As someone who has recorded in a studio, and who has a digital recording system of his own, I gave this a try to see how it might help guide me through the recording process. First off, this book is not just about the technical end of recording - it also gives some good hints into interning, marketing, client relations, how to conduct yourself in the studio, etc. THIS portion of the book, although I will never utilize it, is pretty interesting and opened my eyes to a different side of the recording business.
The first 2/3 of the book, which actually cover recording techniques, is why I was interested in this book. Here, this book doesn't seem to know what it's target audience is. The title says "Beginner's Guide to Music Production", and some portions were actually geared to beginners - how to listen, how to place speakers, song structures, how to set up a recording room, place microphones, etc. But then some portions were exceedingly detailed - 23 pages of excruiating detail on the frequecy responses of different microphones. And the chapter on the basics of a mixing board, while covering basic information, seemed to presume an understanding of certain terminologies and processes that weren't defined (and this happened on a couple other occasions, as I remember). Maybe if the reader understood the chapter on signal flow (Chapter 8) before the chapter on mixing consoles (Chapter 6) it would help.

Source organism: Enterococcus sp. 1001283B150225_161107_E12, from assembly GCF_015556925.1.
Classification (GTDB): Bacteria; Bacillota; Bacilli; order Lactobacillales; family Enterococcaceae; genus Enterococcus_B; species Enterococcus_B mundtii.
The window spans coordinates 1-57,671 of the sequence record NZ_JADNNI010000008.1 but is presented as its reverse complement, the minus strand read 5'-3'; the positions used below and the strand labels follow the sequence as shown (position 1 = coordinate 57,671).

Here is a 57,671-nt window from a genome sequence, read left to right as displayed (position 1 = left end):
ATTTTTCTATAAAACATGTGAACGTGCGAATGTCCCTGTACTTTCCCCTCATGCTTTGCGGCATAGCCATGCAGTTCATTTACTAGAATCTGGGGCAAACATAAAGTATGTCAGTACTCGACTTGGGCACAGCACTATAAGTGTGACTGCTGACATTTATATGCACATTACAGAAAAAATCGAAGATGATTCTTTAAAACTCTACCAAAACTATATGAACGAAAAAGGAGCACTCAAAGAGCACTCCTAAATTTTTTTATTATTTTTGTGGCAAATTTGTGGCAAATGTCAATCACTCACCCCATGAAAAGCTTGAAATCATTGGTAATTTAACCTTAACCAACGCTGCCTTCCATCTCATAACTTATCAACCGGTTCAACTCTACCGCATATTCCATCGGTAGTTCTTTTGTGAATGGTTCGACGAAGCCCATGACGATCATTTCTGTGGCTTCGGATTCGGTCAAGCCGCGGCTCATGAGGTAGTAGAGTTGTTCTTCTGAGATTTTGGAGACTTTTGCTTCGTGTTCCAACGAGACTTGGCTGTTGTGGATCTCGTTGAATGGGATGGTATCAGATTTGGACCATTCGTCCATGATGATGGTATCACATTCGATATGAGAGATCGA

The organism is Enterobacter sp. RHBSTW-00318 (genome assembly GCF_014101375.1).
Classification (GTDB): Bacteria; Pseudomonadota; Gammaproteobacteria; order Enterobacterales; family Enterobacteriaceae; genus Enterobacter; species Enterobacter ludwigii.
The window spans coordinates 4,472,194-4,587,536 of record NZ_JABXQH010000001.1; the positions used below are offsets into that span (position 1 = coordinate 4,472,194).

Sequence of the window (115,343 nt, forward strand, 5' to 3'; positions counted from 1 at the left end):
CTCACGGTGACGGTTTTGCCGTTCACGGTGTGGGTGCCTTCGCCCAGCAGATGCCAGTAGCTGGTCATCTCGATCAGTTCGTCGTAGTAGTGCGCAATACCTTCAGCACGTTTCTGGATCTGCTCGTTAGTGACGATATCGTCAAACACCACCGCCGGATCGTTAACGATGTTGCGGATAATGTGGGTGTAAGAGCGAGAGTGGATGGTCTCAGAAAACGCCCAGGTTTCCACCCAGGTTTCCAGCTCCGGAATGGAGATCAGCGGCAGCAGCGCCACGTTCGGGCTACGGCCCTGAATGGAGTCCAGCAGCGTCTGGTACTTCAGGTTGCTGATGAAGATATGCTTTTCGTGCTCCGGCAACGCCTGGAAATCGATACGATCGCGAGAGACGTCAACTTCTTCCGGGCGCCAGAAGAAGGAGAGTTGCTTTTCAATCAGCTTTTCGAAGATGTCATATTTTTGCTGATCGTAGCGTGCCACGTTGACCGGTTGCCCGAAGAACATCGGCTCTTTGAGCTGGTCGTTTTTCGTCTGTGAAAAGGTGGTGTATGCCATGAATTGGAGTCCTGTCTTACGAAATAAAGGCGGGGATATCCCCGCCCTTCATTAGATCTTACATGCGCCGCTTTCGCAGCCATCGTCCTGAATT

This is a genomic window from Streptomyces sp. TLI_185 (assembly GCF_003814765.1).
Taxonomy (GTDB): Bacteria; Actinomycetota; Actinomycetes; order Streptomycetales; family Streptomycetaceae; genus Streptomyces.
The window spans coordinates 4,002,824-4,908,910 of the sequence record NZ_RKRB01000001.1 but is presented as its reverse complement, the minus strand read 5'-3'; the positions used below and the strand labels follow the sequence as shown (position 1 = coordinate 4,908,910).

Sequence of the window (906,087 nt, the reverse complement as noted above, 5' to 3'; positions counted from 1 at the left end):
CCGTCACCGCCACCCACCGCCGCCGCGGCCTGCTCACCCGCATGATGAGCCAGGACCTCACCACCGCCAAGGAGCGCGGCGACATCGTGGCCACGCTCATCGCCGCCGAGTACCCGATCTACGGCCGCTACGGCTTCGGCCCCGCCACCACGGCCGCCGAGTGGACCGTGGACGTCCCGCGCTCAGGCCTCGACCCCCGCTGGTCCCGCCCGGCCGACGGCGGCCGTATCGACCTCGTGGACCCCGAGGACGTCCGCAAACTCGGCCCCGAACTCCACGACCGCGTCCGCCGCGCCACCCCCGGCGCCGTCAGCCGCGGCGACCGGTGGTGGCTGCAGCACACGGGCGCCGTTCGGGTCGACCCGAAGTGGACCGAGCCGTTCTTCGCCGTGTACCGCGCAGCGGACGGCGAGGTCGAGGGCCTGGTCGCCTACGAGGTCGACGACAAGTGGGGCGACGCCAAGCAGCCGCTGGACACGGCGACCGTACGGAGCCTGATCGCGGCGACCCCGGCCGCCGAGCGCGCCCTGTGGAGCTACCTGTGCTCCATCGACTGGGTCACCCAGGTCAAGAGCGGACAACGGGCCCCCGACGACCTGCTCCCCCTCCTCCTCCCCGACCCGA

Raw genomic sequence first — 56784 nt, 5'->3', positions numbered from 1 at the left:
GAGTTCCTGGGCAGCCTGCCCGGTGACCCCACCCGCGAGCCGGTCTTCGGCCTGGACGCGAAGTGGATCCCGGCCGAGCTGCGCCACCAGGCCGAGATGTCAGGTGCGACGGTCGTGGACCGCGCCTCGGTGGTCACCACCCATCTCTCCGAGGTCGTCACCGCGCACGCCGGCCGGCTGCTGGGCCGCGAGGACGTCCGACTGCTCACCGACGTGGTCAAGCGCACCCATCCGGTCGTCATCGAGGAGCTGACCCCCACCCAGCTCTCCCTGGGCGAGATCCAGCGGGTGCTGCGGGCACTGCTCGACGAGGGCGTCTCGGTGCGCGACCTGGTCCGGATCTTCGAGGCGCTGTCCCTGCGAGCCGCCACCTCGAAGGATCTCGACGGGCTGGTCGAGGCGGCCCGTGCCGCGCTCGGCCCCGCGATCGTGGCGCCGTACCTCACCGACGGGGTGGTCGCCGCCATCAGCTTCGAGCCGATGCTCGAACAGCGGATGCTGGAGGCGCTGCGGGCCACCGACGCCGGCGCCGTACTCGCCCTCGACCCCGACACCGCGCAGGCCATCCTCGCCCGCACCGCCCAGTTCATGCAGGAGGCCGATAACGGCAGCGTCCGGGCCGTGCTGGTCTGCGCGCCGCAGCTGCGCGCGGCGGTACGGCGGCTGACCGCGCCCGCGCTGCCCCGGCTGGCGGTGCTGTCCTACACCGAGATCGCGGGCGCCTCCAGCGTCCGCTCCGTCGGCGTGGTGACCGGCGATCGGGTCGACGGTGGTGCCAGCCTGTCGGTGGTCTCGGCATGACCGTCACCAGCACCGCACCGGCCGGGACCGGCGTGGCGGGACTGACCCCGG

There are also some very basic sound clips and videos available on the internet as a companion to this book - these were referenced in the text, although the only way I knew how to access these were because the web address was on the back cover.
So, there is some good information here, but not all of it is geared toward the beginner as presumed by the title. This would be a good COMPANION reference for someone already familiar with basic recording techniques.